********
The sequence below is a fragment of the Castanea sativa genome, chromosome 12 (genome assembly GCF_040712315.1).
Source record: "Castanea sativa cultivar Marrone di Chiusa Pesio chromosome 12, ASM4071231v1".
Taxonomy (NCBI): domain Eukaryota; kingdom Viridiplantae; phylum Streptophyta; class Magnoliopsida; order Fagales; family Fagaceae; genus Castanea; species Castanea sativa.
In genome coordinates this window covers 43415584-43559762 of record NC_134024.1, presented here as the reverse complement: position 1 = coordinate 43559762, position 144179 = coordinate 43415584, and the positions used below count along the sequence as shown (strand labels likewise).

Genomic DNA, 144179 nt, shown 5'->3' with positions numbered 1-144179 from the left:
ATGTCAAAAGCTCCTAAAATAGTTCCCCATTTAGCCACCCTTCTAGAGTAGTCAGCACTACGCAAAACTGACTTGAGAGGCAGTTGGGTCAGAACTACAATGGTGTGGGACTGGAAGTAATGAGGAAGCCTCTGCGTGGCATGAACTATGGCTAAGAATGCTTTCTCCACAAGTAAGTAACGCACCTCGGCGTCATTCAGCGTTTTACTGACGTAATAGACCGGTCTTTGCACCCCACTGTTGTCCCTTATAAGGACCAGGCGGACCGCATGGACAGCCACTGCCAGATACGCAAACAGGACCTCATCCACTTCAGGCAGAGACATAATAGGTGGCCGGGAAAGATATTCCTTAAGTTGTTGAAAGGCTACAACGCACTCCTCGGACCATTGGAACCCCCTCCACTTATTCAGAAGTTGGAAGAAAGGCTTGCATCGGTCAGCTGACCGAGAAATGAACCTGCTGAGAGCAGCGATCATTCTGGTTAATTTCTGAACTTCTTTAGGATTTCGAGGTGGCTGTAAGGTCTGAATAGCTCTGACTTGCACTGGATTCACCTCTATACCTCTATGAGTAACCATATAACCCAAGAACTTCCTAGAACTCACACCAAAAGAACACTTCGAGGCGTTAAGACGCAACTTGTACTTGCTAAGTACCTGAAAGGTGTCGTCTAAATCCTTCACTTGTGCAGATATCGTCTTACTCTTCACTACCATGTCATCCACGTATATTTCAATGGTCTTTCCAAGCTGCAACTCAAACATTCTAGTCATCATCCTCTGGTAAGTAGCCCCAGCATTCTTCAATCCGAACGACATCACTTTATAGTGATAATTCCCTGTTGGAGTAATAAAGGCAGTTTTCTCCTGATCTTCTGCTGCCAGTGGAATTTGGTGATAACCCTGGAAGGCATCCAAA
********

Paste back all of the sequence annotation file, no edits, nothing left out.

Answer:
The sequence below is a fragment of the Castanea sativa genome, chromosome 12 (genome assembly GCF_040712315.1).
Source record: "Castanea sativa cultivar Marrone di Chiusa Pesio chromosome 12, ASM4071231v1".
Taxonomy (NCBI): domain Eukaryota; kingdom Viridiplantae; phylum Streptophyta; class Magnoliopsida; order Fagales; family Fagaceae; genus Castanea; species Castanea sativa.
In genome coordinates this window covers 43415584-43559762 of record NC_134024.1, presented here as the reverse complement: position 1 = coordinate 43559762, position 144179 = coordinate 43415584, and the positions used below count along the sequence as shown (strand labels likewise).

Genomic DNA, 144179 nt, shown 5'->3' with positions numbered 1-144179 from the left:
ATGTCAAAAGCTCCTAAAATAGTTCCCCATTTAGCCACCCTTCTAGAGTAGTCAGCACTACGCAAAACTGACTTGAGAGGCAGTTGGGTCAGAACTACAATGGTGTGGGACTGGAAGTAATGAGGAAGCCTCTGCGTGGCATGAACTATGGCTAAGAATGCTTTCTCCACAAGTAAGTAACGCACCTCGGCGTCATTCAGCGTTTTACTGACGTAATAGACCGGTCTTTGCACCCCACTGTTGTCCCTTATAAGGACCAGGCGGACCGCATGGACAGCCACTGCCAGATACGCAAACAGGACCTCATCCACTTCAGGCAGAGACATAATAGGTGGCCGGGAAAGATATTCCTTAAGTTGTTGAAAGGCTACAACGCACTCCTCGGACCATTGGAACCCCCTCCACTTATTCAGAAGTTGGAAGAAAGGCTTGCATCGGTCAGCTGACCGAGAAATGAACCTGCTGAGAGCAGCGATCATTCTGGTTAATTTCTGAACTTCTTTAGGATTTCGAGGTGGCTGTAAGGTCTGAATAGCTCTGACTTGCACTGGATTCACCTCTATACCTCTATGAGTAACCATATAACCCAAGAACTTCCTAGAACTCACACCAAAAGAACACTTCGAGGCGTTAAGACGCAACTTGTACTTGCTAAGTACCTGAAAGGTGTCGTCTAAATCCTTCACTTGTGCAGATATCGTCTTACTCTTCACTACCATGTCATCCACGTATATTTCAATGGTCTTTCCAAGCTGCAACTCAAACATTCTAGTCATCATCCTCTGGTAAGTAGCCCCAGCATTCTTCAATCCGAACGACATCACTTTATAGTGATAATTCCCTGTTGGAGTAATAAAGGCAGTTTTCTCCTGATCTTCTGCTGCCAGTGGAATTTGGTGATAACCCTGGAAGGCATCCAAA